President Trump’s win in the 2016 election and Republican losses in 2018 revealed three new truths about winning political campaigns that all candidates better learn if they wish to be successful.
First truth. You need plans for what you wish to do not just stances on the issues. In 2016, Donald Trump laid out his plans for everything including, most importantly, who he would nominate for Supreme Court Justices. This energized many fence sitters and usually apathetic voters and carried them into his camp, giving him the Presidency. Contrast this with Republicans who had a “stance” on repealing and replacing Obamacare for seven years and then could not carry the ball across the goal line because all they had was a stance and not a plan. It hurt us in 2018 as we lost the House.
Having plans tells voters you understand the issues and the problems they face; that you are intelligent enough to figure out solutions; and most significantly, that you are a leader and not just another one of the sheep. Plans are a must.
Second Truth. Money is not as important as your willingness to put forth the effort and make the sacrifices necessary in order to get your plans to the people. Yes, a certain amount of money is necessary to get your plans out there but doing it personally is much more effective and does not cost nearly as much as other means. Donald Trump held three or four rallies a day, seven days a week right up to the very early morning of election day and it showed in the results.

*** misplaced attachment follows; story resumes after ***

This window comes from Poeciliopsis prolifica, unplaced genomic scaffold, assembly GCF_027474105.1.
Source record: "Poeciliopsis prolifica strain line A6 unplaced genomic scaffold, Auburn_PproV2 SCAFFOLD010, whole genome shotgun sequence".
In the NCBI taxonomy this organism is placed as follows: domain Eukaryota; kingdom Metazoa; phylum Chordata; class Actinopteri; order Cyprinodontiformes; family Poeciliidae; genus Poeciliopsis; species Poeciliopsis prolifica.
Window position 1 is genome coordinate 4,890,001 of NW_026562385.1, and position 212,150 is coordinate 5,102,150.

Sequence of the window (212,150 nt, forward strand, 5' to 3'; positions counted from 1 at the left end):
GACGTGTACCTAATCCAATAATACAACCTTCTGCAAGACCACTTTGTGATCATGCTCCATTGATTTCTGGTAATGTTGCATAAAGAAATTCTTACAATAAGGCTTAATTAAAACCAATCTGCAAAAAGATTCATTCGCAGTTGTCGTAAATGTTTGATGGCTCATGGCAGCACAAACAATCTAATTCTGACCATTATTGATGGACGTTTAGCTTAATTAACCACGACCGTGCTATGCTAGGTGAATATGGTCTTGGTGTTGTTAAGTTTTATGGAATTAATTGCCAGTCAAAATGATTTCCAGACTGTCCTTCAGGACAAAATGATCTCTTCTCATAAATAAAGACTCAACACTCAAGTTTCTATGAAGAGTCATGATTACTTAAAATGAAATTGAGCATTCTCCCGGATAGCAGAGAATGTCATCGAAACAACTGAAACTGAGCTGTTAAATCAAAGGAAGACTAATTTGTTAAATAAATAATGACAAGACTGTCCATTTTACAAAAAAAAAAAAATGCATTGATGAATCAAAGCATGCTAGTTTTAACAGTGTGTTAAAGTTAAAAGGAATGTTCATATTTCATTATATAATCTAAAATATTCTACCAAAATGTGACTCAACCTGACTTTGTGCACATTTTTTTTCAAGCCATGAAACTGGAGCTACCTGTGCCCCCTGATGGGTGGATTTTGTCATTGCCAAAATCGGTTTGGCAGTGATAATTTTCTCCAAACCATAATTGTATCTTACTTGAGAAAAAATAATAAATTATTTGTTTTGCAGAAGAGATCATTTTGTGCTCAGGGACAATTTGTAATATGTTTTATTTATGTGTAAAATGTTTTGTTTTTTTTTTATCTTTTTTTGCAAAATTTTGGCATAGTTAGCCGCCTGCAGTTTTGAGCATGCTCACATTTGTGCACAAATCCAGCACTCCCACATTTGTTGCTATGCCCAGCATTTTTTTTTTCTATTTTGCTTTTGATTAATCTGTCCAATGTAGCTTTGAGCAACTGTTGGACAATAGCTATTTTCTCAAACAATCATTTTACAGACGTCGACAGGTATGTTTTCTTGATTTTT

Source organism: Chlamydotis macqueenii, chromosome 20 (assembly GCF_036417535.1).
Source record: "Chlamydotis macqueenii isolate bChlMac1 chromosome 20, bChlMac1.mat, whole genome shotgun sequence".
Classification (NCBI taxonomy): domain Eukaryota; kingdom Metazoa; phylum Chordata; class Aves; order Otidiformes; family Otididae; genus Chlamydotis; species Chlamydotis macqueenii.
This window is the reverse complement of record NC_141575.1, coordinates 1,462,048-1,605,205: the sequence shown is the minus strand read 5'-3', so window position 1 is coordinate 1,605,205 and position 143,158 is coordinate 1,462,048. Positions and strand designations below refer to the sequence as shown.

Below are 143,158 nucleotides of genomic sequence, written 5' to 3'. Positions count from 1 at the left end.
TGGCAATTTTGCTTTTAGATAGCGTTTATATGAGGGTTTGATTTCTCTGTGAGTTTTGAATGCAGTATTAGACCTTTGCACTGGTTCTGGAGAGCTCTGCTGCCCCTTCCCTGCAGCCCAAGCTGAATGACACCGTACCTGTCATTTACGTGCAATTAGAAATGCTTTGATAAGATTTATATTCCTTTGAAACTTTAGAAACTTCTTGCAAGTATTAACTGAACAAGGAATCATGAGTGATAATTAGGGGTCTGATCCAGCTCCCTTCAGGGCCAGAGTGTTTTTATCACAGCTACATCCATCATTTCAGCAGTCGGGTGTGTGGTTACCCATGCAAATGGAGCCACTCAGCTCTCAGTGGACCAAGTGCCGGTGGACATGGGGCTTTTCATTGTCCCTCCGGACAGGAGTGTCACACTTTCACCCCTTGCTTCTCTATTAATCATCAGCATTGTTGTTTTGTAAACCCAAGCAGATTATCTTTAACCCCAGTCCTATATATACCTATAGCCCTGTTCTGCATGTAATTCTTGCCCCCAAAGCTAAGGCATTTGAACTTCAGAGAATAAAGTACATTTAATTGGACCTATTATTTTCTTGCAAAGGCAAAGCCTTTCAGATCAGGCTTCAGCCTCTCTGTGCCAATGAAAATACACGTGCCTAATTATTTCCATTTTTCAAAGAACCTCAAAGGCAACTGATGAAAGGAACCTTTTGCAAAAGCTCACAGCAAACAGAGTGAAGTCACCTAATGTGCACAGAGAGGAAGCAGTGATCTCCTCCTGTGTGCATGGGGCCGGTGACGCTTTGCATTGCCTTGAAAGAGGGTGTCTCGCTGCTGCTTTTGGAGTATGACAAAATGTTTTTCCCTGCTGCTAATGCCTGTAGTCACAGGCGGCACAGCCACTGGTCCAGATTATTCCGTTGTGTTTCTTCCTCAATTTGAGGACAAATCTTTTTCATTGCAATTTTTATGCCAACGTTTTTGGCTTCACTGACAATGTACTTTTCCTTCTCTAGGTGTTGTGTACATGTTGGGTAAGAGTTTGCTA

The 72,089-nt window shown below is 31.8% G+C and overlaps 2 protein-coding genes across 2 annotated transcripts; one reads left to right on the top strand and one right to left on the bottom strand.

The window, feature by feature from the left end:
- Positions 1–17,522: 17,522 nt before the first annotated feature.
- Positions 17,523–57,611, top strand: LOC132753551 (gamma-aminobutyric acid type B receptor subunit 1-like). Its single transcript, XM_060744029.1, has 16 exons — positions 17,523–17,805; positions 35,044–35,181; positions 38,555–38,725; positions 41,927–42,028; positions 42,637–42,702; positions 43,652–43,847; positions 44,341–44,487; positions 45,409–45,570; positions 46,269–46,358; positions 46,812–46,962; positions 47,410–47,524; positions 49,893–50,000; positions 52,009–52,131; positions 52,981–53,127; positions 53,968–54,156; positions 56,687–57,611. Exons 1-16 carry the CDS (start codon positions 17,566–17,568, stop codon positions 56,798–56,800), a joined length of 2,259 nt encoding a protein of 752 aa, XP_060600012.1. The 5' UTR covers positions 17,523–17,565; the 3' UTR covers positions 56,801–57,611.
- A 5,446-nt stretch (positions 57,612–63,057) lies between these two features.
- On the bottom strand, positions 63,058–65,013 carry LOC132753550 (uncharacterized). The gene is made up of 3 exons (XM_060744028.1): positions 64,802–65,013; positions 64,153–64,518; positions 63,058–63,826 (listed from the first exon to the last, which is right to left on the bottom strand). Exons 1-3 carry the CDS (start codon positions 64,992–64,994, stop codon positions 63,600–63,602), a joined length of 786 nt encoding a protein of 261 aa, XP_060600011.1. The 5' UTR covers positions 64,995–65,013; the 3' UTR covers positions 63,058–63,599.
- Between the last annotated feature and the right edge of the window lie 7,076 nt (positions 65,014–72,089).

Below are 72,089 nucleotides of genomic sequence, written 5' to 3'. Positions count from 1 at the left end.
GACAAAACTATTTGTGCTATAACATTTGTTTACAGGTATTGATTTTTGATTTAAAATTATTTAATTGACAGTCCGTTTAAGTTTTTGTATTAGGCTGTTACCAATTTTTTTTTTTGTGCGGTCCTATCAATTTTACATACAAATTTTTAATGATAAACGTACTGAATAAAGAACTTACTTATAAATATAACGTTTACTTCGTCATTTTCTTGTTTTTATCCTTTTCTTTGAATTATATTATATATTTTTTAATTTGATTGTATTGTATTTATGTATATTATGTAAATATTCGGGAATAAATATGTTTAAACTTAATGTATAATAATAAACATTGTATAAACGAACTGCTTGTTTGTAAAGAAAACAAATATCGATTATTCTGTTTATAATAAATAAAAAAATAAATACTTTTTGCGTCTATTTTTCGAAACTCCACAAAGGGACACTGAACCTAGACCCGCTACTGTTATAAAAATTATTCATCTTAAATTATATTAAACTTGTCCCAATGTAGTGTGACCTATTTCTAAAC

Talking to crowds for an hour or two fully conveys your message to them; builds energy and momentum; and is a much more efficient means of getting your plans to the people than knocking on individual doors. Besides, with everyone that keeps talking about getting the money out of politics, bragging about how much money you have raised may have more of a negative effect than what is realized.
Third truth. You do not have to have political experience to be able to influence people and get the job done. Any entrepreneur knows our customers span the entire spectrum of society and in order for us to be successful we must be able to convince them that we are the best person for the job they should entrust us with their money. If we fail at that, we do not get paid and our families suffer the consequences. If a politician fails at their job, they still get paid and all the rest of us suffer the consequences.
President Trump, and his “art of the deal”, are transforming not only how things are done in Washington but around the world and we are all better off for it. Political experience is becoming another negative factor on a candidates resume as the President is showing common sense and business savvy to be much more of an asset in getting the will of the people done.
In my campaign for Iowa’s First Congressional District seat I have embraced all three of these new truths and the Trumpian results are starting to show.